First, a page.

Aphids cluster under leaves and on the tips of flower buds and young shoots. They’re small insects with pear-shaped bodies that can be green, brown, gray or black. These pests damage plants by sucking the juices from the leaves, flower buds and flowers. When I spot aphids, the first thing I do is take a peek to see if any ladybugs or lacewings are nearby. Both of these beneficial insects eat dozens of aphids per day and if they’re on the job, I know the outbreak is under control. If after a few days I don’t see any good bugs among the aphids, I get out my garden hose and knock the aphids from the plants using a strong blast of water. After they fall to the ground, aphids become prey for ground beetles and other insects.

Cabbage Worms

Imported Cabbage Worms

The larvae of these worms, which are hard to spot, can quickly devastate a cabbage, broccoli, kale or cauliflower patch. Slugs are often blamed but if you take a closer look, you’ll likely spy these pale green larvae that grow up to an inch long and tend to blend in with the leaves or plant stems. Cabbage worms arrive on your plants when the adults – white moths with black spots – lay yellowish, bullet-shaped eggs on the undersides of the foliage.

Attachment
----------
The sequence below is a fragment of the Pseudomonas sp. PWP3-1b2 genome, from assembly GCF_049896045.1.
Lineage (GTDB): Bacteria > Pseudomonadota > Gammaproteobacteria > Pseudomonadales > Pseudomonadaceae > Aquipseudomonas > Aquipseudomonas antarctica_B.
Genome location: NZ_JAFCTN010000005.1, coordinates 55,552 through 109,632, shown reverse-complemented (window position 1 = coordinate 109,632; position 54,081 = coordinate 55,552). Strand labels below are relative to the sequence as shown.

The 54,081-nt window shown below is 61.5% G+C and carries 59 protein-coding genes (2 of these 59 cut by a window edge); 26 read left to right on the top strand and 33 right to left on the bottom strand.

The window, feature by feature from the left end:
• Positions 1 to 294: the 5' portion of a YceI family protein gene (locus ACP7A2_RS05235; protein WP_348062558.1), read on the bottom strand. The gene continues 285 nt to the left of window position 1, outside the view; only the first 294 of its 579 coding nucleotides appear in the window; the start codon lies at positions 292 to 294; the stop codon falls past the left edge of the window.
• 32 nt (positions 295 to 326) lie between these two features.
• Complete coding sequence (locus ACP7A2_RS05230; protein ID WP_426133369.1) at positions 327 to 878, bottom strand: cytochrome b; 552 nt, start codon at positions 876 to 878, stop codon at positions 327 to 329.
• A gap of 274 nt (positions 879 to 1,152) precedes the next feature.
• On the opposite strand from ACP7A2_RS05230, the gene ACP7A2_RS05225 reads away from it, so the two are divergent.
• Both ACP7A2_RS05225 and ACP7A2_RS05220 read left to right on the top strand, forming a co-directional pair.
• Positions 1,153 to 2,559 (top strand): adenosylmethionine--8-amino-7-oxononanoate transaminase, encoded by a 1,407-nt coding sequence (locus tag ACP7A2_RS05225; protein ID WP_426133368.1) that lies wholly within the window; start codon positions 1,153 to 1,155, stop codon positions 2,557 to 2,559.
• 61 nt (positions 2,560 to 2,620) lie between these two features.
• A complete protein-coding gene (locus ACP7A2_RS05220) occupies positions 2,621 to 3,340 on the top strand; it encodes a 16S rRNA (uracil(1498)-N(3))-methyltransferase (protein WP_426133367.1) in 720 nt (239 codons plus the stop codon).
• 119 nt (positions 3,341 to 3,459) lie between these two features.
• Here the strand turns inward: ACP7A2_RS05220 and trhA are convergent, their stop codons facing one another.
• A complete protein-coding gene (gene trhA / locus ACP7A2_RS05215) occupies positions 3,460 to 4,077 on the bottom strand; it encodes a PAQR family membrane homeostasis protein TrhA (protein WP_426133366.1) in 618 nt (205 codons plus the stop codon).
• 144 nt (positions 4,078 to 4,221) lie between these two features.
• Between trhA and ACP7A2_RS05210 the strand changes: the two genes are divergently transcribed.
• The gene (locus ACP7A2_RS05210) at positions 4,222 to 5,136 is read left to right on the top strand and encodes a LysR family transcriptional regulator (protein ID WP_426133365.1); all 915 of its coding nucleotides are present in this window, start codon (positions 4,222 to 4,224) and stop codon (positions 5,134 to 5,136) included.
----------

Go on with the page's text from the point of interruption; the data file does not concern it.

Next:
I use insect barrier fabric or lightweight row covers in spring as soon as the seedlings are planted to prevent the moths from laying eggs. These barriers can be left in place until harvest, or you can remove them once the plants are growing well. I also plant a variety of flowering plants with my vegetables to encourage predators that feed on cabbage worms.

Colorado Potato Beetle

Colorado Potato Beetles

These not only feed on potatoes, but also related crops such as tomatoes, peppers and tomatillos. The adults are almost a centimetre long and have rounded red bodies with tan stripes. The reddish larvae are just over a centimetre long with rows of black dots. Both the adults and the larvae can do considerable damage to plants, stripping the leaves down to their stems. I find the most effective way to reduce Colorado potato beetle damage is by practicing crop rotation (the adults overwinter in the soil) and placing lightweight insect barrier fabrics over the bed as soon as I plant seed potatoes in mid-spring. Potatoes don’t need to be pollinated to produce a crop, so I leave the barrier in place until harvest. Make sure the material is weighed down by burying the edges in the soil or using garden staples. If you leave a gap for the adults to crawl under, you’re simply trapping them with their favorite food source.